@sloppyjoe2020 I'm yet to hear back from them about it. But it really amounts to extortion on their part; removing a feature that is standard in the industry and then demanding payment to turn it back on. Sounds like something the mafia would do...

I looked at TekSavvy and I have the same requirement for higher upload speeds as you. Most are 10-15Mbps for their higher speed plans. It would be nice to see more symmetrical plans aimed at residential, but I guess the demand isn't really that big, except for us nerds.

BTW - I found a crappy workaround for at least one of my inbound port forwards. I have a VPN service that supports a single random port forward, which is something Surf can't really block. But it's only one port, I need around 3-5 total, and that one port can change if disconnected from the VPN for too long. So a script is in order to keep it up-to-date. But it seems to work for now.
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I looked at TekSavvy and I have the same requirement for higher upload speeds as you. Most are 10-15Mbps for their higher speed plans. It would be nice to see more symmetrical plans aimed at residential, but I guess the demand isn't really that big, except for us nerds.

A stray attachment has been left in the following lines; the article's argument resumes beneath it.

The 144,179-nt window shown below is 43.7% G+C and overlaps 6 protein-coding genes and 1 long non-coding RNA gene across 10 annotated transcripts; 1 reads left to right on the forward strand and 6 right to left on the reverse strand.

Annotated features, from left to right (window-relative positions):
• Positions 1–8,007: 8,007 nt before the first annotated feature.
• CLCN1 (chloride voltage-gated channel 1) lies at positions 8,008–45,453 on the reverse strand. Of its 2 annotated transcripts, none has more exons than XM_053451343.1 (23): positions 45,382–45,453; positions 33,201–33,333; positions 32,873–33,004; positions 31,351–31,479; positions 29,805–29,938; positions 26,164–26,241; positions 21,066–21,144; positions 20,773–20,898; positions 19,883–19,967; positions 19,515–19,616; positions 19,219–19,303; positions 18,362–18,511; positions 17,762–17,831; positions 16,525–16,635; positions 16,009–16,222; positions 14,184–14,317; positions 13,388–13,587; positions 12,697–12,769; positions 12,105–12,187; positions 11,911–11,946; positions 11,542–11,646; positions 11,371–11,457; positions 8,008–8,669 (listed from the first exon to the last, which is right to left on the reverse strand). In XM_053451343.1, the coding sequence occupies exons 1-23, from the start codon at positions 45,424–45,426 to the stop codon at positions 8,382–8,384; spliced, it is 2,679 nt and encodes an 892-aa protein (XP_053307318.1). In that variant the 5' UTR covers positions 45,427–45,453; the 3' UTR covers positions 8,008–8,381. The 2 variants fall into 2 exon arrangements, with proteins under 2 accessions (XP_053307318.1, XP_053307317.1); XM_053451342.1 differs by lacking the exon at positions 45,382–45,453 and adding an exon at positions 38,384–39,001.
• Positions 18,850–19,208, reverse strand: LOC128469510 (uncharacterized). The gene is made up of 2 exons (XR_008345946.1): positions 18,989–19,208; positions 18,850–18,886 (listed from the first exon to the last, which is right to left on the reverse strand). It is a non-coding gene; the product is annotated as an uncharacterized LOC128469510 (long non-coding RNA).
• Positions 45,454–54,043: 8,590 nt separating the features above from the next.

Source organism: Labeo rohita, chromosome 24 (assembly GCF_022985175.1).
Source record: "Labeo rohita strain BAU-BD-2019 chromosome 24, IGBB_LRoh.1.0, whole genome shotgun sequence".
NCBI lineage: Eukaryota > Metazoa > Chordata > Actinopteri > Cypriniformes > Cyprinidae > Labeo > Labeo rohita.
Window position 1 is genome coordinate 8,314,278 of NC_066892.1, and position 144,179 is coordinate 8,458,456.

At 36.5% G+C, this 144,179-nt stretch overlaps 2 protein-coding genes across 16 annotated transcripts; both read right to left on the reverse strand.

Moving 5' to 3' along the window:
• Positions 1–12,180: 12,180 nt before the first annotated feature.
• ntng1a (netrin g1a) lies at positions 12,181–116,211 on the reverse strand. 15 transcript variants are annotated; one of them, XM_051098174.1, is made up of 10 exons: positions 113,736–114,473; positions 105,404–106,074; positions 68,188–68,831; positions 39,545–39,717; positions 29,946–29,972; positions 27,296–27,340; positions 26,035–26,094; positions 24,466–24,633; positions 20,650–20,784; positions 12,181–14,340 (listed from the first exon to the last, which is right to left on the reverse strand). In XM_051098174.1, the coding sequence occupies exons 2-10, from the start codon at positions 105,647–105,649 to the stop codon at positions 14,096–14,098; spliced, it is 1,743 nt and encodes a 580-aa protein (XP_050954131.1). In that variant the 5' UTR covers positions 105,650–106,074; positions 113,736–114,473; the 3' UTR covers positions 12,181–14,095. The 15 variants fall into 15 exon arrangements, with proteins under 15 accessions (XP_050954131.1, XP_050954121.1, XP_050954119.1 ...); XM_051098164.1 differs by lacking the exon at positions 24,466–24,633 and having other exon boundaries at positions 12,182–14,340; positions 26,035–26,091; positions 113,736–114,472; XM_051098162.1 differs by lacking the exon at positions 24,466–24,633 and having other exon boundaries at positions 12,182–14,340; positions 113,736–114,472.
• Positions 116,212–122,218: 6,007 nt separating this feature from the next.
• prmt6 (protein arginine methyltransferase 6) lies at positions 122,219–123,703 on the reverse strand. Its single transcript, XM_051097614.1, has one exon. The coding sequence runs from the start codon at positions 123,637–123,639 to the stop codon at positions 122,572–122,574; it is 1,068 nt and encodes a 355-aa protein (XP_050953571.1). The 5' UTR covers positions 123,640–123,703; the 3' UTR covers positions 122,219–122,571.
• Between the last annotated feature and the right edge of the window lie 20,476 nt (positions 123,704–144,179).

Teksavvy provides IPv6. The reason for asymmetrical bandwidth is the connection delivered over phone lines or TV cable, both of which have limits on the upstream bandwidth. Business users can get symmetrical DSL, but it requires 2 lines. You can also get it on fibre. A friend of mine recently got 500/500.
Ok, so amazingly the CRTC has resolved this issue for me (and me only unfortunately... read on to find out why). Here is the e-mail I just received from the CRTC:

I was able to attempt to facilitate an informal resolution with Surf Media who has agreed to credit any $5/month charge that you have already been charged since October 2020 for the static IP and to remove this charge going forward, while still maintaining the service so that you can remotely connect to your computers as an offer to informally resolve and close the CCTS complaint.
I immediately asked about everyone else that was impacted by this and (again amazingly) got an immediate phone call from the CRTC letting me know that they can not enforce policy on an ISP. The only way they work is on an individual complaint basis. She noted that they will have my resolution on file and can attempt to enforce it for others who have the same complaint. So @bladeanon I'd recommend filing your own complaint with the CRTC it you have not already.

Annoying that many Surf users are going to pay for this unnecessary but super impressed that the CRTC was able to resolve this for me. They were shockingly responsive and helpful.

Hope this helps others!
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@sloppyjoe2020 Wow! That is amazing. I've had some contact with CRTC previously and their complaint system is difficult to navigate and generally results in a lot of wasted time with no positive outcome. But I will definitely try again after hearing about your result. Thanks so much for taking the time to post this.
The issue I have with the CRTC is that they publish your complaint and personal information on their web site. As far as I know, the CCTS does not do that.